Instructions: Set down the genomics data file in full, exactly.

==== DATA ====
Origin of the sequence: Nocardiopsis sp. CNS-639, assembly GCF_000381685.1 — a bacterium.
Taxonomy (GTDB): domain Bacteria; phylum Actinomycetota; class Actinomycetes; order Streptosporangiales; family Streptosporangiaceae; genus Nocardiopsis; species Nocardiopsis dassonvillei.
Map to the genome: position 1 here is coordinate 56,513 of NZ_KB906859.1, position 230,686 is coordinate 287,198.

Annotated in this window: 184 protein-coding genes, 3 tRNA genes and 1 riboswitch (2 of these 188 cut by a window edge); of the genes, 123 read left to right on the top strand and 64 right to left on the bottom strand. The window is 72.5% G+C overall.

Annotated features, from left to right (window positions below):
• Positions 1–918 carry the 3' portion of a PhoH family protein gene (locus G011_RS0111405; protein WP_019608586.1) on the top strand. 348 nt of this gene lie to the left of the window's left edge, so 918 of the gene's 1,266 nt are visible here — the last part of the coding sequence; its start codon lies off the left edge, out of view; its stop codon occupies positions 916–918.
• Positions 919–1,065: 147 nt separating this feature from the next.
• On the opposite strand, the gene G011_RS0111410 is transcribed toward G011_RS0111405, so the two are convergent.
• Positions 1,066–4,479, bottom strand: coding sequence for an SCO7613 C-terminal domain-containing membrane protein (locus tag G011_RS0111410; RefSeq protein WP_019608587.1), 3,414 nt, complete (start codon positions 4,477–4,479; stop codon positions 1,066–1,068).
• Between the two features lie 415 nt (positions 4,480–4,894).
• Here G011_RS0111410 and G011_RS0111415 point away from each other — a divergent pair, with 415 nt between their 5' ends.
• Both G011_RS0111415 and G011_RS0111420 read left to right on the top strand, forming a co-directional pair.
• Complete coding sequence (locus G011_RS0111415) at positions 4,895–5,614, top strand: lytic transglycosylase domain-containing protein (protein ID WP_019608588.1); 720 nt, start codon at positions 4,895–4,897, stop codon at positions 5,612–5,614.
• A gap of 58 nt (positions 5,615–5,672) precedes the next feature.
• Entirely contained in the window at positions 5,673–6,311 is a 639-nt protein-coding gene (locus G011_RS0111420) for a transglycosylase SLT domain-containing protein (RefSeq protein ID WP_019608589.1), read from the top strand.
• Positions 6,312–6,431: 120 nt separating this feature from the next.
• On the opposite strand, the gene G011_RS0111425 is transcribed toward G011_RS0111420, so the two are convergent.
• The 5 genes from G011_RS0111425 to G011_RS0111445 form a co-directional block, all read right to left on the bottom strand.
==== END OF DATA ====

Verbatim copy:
Origin of the sequence: Nocardiopsis sp. CNS-639, assembly GCF_000381685.1 — a bacterium.
Taxonomy (GTDB): domain Bacteria; phylum Actinomycetota; class Actinomycetes; order Streptosporangiales; family Streptosporangiaceae; genus Nocardiopsis; species Nocardiopsis dassonvillei.
Map to the genome: position 1 here is coordinate 56,513 of NZ_KB906859.1, position 230,686 is coordinate 287,198.

Annotated in this window: 184 protein-coding genes, 3 tRNA genes and 1 riboswitch (2 of these 188 cut by a window edge); of the genes, 123 read left to right on the top strand and 64 right to left on the bottom strand. The window is 72.5% G+C overall.

Annotated features, from left to right (window positions below):
• Positions 1–918 carry the 3' portion of a PhoH family protein gene (locus G011_RS0111405; protein WP_019608586.1) on the top strand. 348 nt of this gene lie to the left of the window's left edge, so 918 of the gene's 1,266 nt are visible here — the last part of the coding sequence; its start codon lies off the left edge, out of view; its stop codon occupies positions 916–918.
• Positions 919–1,065: 147 nt separating this feature from the next.
• On the opposite strand, the gene G011_RS0111410 is transcribed toward G011_RS0111405, so the two are convergent.
• Positions 1,066–4,479, bottom strand: coding sequence for an SCO7613 C-terminal domain-containing membrane protein (locus tag G011_RS0111410; RefSeq protein WP_019608587.1), 3,414 nt, complete (start codon positions 4,477–4,479; stop codon positions 1,066–1,068).
• Between the two features lie 415 nt (positions 4,480–4,894).
• Here G011_RS0111410 and G011_RS0111415 point away from each other — a divergent pair, with 415 nt between their 5' ends.
• Both G011_RS0111415 and G011_RS0111420 read left to right on the top strand, forming a co-directional pair.
• Complete coding sequence (locus G011_RS0111415) at positions 4,895–5,614, top strand: lytic transglycosylase domain-containing protein (protein ID WP_019608588.1); 720 nt, start codon at positions 4,895–4,897, stop codon at positions 5,612–5,614.
• A gap of 58 nt (positions 5,615–5,672) precedes the next feature.
• Entirely contained in the window at positions 5,673–6,311 is a 639-nt protein-coding gene (locus G011_RS0111420) for a transglycosylase SLT domain-containing protein (RefSeq protein ID WP_019608589.1), read from the top strand.
• Positions 6,312–6,431: 120 nt separating this feature from the next.
• On the opposite strand, the gene G011_RS0111425 is transcribed toward G011_RS0111420, so the two are convergent.
• The 5 genes from G011_RS0111425 to G011_RS0111445 form a co-directional block, all read right to left on the bottom strand.